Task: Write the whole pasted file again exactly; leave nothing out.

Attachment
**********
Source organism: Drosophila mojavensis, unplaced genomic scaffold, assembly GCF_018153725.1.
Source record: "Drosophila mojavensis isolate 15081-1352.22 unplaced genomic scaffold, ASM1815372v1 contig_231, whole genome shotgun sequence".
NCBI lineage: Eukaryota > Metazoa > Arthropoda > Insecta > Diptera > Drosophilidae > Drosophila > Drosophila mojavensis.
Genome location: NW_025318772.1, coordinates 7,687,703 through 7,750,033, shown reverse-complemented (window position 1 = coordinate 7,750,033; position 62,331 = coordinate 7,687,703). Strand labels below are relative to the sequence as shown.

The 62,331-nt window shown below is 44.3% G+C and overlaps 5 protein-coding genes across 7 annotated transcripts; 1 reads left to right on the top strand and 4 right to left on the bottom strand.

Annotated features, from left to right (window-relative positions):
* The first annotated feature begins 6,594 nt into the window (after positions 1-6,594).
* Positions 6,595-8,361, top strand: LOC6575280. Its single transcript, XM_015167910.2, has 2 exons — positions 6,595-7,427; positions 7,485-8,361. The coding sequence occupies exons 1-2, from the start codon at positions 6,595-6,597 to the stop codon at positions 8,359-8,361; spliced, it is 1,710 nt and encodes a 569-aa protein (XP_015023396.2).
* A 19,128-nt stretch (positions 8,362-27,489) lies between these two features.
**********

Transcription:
Source organism: Drosophila mojavensis, unplaced genomic scaffold, assembly GCF_018153725.1.
Source record: "Drosophila mojavensis isolate 15081-1352.22 unplaced genomic scaffold, ASM1815372v1 contig_231, whole genome shotgun sequence".
NCBI lineage: Eukaryota > Metazoa > Arthropoda > Insecta > Diptera > Drosophilidae > Drosophila > Drosophila mojavensis.
Genome location: NW_025318772.1, coordinates 7,687,703 through 7,750,033, shown reverse-complemented (window position 1 = coordinate 7,750,033; position 62,331 = coordinate 7,687,703). Strand labels below are relative to the sequence as shown.

The 62,331-nt window shown below is 44.3% G+C and overlaps 5 protein-coding genes across 7 annotated transcripts; 1 reads left to right on the top strand and 4 right to left on the bottom strand.

Annotated features, from left to right (window-relative positions):
* The first annotated feature begins 6,594 nt into the window (after positions 1-6,594).
* Positions 6,595-8,361, top strand: LOC6575280. Its single transcript, XM_015167910.2, has 2 exons — positions 6,595-7,427; positions 7,485-8,361. The coding sequence occupies exons 1-2, from the start codon at positions 6,595-6,597 to the stop codon at positions 8,359-8,361; spliced, it is 1,710 nt and encodes a 569-aa protein (XP_015023396.2).
* A 19,128-nt stretch (positions 8,362-27,489) lies between these two features.